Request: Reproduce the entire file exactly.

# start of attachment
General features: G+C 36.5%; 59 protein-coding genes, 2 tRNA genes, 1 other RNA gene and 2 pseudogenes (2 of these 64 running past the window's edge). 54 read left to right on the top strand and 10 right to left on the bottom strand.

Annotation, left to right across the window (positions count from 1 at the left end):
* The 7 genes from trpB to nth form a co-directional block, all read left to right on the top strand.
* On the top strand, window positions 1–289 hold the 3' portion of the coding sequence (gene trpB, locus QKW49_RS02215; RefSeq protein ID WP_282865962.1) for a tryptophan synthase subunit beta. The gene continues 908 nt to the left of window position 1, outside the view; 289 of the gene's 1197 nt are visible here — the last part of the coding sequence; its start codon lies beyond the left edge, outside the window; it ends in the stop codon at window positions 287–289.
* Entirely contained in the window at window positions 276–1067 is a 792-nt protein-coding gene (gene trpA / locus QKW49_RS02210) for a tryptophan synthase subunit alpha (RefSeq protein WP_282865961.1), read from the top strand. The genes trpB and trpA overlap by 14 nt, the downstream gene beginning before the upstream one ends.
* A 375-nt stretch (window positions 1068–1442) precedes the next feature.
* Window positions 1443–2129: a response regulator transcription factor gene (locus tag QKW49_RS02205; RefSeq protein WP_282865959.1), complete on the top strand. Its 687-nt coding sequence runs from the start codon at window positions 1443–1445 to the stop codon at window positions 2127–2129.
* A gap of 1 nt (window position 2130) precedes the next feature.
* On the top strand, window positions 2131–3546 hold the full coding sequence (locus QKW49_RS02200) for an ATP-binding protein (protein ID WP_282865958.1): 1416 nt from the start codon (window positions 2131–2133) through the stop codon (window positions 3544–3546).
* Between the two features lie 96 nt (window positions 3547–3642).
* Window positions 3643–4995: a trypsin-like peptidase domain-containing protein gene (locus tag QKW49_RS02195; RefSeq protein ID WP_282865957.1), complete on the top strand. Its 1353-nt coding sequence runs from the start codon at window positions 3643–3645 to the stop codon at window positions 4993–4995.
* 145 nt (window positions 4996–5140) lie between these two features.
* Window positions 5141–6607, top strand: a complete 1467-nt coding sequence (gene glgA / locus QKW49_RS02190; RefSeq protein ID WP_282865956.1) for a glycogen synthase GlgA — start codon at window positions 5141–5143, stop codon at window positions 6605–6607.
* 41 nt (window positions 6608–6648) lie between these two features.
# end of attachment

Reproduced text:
General features: G+C 36.5%; 59 protein-coding genes, 2 tRNA genes, 1 other RNA gene and 2 pseudogenes (2 of these 64 running past the window's edge). 54 read left to right on the top strand and 10 right to left on the bottom strand.

Annotation, left to right across the window (positions count from 1 at the left end):
* The 7 genes from trpB to nth form a co-directional block, all read left to right on the top strand.
* On the top strand, window positions 1–289 hold the 3' portion of the coding sequence (gene trpB, locus QKW49_RS02215; RefSeq protein ID WP_282865962.1) for a tryptophan synthase subunit beta. The gene continues 908 nt to the left of window position 1, outside the view; 289 of the gene's 1197 nt are visible here — the last part of the coding sequence; its start codon lies beyond the left edge, outside the window; it ends in the stop codon at window positions 287–289.
* Entirely contained in the window at window positions 276–1067 is a 792-nt protein-coding gene (gene trpA / locus QKW49_RS02210) for a tryptophan synthase subunit alpha (RefSeq protein WP_282865961.1), read from the top strand. The genes trpB and trpA overlap by 14 nt, the downstream gene beginning before the upstream one ends.
* A 375-nt stretch (window positions 1068–1442) precedes the next feature.
* Window positions 1443–2129: a response regulator transcription factor gene (locus tag QKW49_RS02205; RefSeq protein WP_282865959.1), complete on the top strand. Its 687-nt coding sequence runs from the start codon at window positions 1443–1445 to the stop codon at window positions 2127–2129.
* A gap of 1 nt (window position 2130) precedes the next feature.
* On the top strand, window positions 2131–3546 hold the full coding sequence (locus QKW49_RS02200) for an ATP-binding protein (protein ID WP_282865958.1): 1416 nt from the start codon (window positions 2131–2133) through the stop codon (window positions 3544–3546).
* Between the two features lie 96 nt (window positions 3547–3642).
* Window positions 3643–4995: a trypsin-like peptidase domain-containing protein gene (locus tag QKW49_RS02195; RefSeq protein ID WP_282865957.1), complete on the top strand. Its 1353-nt coding sequence runs from the start codon at window positions 3643–3645 to the stop codon at window positions 4993–4995.
* 145 nt (window positions 4996–5140) lie between these two features.
* Window positions 5141–6607, top strand: a complete 1467-nt coding sequence (gene glgA / locus QKW49_RS02190; RefSeq protein ID WP_282865956.1) for a glycogen synthase GlgA — start codon at window positions 5141–5143, stop codon at window positions 6605–6607.
* 41 nt (window positions 6608–6648) lie between these two features.